Just like riding a bike

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November 15th 2013
Published: August 29th 2017
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Geo: 26.8751, 100.238

Today I learnt how to use the gears on a bike after discovering that going up a hill in a high gear is generally not considered to be a good idea and results in nothing but painful (but more toned?!) legs. After yesterday's lazy day of recovering from a night of no sleep by sleeping in a park, I decided that today it was time to do some exploring. One rented bike and a map that was horribly inaccurate both in distance and direction later and I was on the way. I first headed towards 'BaiSha' - a fairly small town famous for its ancient dynasty murals. I read that most of these had been destroyed in the cultural revolution but decided to go check it out anyway. Yep, there were no murals! What I did find, after stalking a German tour group, was a house teaching silk embroidery. I chatted with some of the girls who worked there and they said that the masters have been working there for 27 years and still take one year to complete an A3 silk embroidery- the hard work showed, some of the details on these pictures were incredible. I figured that this went someway towards explaining the 27,000rmb price tag for some of their work! After this I decided to do some exploring, and after being chased by a dog, found the old town. There was just one road and many people selling scarves, bags, clothes and apples - I'm finding a lot of these in this area of the world!

Next stop was another village, 'ShuHe' or 'Tree River' village. Just a short 20 minute bike ride through villages with houses but no people, corn but no fields and roads but no street signs. I think a lot of the people here have left and moved to cities like Kunming for work. There are a few older people and small babies but I did not see any children or people of working age in these small villages. The landscape was beautiful- mountains, forests, corn fields, and pretty, almost alpine like, villages. The Lijiang area is famous in China for two things- it's clear blue skies and the amount of people who arrive single and leave with a boyfriend/girlfriend. I can definitely vouch for the former, I'll do some more research into the latter! Haha. ShuHe is very similar to Lijiang. Small, narrow streets full of wooden single or double story houses all selling some kind of snack food or hand made scarves/bags/clothes etc and horses roaming the streets.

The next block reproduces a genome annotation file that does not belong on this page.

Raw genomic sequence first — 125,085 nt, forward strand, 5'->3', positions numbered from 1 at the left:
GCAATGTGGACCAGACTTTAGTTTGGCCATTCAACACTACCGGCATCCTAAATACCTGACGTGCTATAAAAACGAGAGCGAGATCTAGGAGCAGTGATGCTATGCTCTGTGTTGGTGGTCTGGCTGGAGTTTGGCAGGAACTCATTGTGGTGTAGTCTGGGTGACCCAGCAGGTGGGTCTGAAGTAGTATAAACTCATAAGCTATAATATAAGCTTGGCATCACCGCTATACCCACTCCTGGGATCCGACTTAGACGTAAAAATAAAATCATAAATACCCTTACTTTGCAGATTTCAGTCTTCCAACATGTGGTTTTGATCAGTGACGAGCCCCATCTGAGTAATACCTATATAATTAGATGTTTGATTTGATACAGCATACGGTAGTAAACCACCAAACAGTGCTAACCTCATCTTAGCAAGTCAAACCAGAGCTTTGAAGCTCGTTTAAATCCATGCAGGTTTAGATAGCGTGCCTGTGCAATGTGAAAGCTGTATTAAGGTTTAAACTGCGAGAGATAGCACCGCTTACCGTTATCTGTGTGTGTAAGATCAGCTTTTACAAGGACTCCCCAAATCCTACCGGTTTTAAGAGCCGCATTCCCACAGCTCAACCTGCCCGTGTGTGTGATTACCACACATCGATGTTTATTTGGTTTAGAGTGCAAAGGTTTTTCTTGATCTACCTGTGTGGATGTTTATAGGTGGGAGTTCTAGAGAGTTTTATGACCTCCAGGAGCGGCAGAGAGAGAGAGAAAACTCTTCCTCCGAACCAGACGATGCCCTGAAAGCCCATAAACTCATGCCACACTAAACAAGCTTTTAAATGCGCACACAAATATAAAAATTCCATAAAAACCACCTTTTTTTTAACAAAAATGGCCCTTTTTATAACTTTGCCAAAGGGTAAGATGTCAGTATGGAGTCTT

Finally, I decided to make my way back towards Lijang. Many people say that Lijiang is too touristy and I could see how this would be true in summer. However, as now is the 'off season' it's fairly quiet. It's characterized by small, narrow lanes overlooked by mountains and is very similar to the hutongs in Beijing. Yesterday I spent the afternoon in a nice park reading a book/napping. It was all going well until I got woken up be a string quartet playing Katy Perry and Timberland- rather surreal I tell you! Lijiang is spread over quite a large area and so I've discovered that it's very easy to get lost. I thought that my sense of direction was pretty good but each time Its taken me at least an hour to find the hostel. A lot of other people are also walking around in circles, trying to consult the strange maps or attempting to use an incorrect google map too so I don't feel too bad about it! The hostel here is one of the best I have ever stayed in- right in the middle of the town, great food (their bacon and egg sandwiches are the best I've had in China!), wonderful people and a nice, traditional, atmosphere.

Right my self control has finally deserted me and I'm off to buy a scarf/bag or something. Tomorrow I go with a Korean girl to Tiger Leaping Gorge to do some hiking!

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